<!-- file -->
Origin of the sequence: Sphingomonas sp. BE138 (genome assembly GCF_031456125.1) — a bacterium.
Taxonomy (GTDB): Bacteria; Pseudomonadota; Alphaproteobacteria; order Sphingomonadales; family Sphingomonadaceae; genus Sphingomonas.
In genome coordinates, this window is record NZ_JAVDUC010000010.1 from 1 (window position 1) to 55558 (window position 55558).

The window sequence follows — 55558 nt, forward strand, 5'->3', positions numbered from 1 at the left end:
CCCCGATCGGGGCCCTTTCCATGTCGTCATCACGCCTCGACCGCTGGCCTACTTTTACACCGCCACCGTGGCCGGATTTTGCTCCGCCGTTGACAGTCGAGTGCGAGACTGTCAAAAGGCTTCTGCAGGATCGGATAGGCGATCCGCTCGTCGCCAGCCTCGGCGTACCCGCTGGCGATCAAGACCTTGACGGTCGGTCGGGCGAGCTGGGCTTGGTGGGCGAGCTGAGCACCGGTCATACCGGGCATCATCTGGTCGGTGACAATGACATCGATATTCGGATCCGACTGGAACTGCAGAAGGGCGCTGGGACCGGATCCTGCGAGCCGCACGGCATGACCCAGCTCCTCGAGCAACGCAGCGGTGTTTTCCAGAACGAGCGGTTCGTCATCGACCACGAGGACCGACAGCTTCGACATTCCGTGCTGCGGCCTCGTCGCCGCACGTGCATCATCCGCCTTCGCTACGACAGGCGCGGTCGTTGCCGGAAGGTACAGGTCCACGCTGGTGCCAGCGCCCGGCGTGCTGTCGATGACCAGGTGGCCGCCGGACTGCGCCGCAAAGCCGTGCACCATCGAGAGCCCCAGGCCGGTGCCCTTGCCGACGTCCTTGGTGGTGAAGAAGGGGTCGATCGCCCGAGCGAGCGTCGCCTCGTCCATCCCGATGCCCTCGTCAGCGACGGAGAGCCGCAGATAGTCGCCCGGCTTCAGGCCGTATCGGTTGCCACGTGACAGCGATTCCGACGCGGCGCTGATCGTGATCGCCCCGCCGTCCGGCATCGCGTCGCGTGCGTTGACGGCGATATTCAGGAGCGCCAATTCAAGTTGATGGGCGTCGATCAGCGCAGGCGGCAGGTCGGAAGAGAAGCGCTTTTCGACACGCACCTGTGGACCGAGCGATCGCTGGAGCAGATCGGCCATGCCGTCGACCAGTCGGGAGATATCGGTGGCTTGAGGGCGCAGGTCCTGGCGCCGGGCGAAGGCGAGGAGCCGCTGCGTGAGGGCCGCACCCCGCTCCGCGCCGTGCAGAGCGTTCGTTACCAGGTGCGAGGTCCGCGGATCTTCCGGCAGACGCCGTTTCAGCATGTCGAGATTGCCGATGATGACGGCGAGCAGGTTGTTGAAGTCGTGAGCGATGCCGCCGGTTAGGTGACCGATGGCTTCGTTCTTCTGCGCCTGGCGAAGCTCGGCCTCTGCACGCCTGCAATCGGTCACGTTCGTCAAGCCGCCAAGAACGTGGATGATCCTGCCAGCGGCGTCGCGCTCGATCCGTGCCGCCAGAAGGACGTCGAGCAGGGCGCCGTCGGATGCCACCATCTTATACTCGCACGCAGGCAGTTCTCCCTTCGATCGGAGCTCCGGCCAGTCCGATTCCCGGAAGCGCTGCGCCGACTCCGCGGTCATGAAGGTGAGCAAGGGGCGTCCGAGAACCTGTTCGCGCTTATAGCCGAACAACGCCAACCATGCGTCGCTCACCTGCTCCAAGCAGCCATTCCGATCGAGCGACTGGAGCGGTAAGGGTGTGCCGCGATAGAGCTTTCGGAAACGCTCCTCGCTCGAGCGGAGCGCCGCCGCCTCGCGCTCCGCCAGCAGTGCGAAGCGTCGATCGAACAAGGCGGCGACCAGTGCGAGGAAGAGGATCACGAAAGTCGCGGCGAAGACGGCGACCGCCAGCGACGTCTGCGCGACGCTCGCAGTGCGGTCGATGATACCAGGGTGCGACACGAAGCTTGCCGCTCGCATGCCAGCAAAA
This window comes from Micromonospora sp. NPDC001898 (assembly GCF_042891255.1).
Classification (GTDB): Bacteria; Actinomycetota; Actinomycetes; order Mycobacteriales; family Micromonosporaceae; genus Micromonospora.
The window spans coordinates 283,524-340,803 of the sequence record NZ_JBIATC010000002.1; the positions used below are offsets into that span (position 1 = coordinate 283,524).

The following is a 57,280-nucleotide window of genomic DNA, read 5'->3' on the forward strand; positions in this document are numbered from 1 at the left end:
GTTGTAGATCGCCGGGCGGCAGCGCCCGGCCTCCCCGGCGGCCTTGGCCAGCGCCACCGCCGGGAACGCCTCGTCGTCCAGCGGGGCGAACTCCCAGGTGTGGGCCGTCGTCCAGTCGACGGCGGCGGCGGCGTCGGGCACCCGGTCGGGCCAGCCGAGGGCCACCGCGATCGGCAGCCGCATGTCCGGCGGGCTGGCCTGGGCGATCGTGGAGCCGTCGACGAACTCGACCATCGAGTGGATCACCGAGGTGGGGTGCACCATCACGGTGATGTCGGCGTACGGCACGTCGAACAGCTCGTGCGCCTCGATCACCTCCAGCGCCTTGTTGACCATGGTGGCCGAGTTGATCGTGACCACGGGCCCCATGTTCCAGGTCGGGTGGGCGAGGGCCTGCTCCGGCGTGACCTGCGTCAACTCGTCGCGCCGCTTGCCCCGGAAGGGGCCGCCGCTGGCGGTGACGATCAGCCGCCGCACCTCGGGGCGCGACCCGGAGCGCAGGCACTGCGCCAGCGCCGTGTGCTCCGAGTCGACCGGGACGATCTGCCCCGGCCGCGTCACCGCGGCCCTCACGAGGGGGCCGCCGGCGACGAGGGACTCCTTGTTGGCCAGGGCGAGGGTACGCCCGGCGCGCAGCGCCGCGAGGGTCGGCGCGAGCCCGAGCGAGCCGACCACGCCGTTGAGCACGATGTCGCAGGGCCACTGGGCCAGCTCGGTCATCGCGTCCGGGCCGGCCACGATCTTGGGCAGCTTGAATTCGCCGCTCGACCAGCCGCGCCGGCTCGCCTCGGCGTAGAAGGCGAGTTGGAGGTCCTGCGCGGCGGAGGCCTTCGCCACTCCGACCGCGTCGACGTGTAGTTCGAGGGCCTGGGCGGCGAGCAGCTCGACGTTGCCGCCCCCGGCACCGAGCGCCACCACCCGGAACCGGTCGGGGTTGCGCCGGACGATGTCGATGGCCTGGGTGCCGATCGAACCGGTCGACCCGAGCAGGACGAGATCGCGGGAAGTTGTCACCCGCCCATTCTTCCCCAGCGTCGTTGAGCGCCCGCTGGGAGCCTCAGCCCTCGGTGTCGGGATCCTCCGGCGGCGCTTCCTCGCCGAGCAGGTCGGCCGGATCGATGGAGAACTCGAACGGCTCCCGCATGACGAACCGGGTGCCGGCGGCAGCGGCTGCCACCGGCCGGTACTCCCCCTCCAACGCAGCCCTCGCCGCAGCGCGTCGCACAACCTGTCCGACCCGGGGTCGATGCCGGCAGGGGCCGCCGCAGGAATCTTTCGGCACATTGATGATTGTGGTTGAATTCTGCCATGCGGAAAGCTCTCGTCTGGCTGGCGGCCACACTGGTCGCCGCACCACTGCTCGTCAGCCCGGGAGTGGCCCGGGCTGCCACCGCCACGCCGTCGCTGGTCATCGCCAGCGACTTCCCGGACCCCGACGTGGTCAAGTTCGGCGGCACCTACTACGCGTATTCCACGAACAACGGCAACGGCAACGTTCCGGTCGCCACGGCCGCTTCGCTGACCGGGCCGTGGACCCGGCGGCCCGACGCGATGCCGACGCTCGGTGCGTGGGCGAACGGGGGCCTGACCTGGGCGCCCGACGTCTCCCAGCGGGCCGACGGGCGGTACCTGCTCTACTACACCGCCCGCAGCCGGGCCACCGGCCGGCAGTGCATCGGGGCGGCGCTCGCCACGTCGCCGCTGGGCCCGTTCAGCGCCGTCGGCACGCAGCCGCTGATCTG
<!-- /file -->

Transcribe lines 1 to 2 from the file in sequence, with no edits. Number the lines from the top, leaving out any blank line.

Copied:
Origin of the sequence: Sphingomonas sp. BE138 (genome assembly GCF_031456125.1) — a bacterium.
Taxonomy (GTDB): Bacteria; Pseudomonadota; Alphaproteobacteria; order Sphingomonadales; family Sphingomonadaceae; genus Sphingomonas.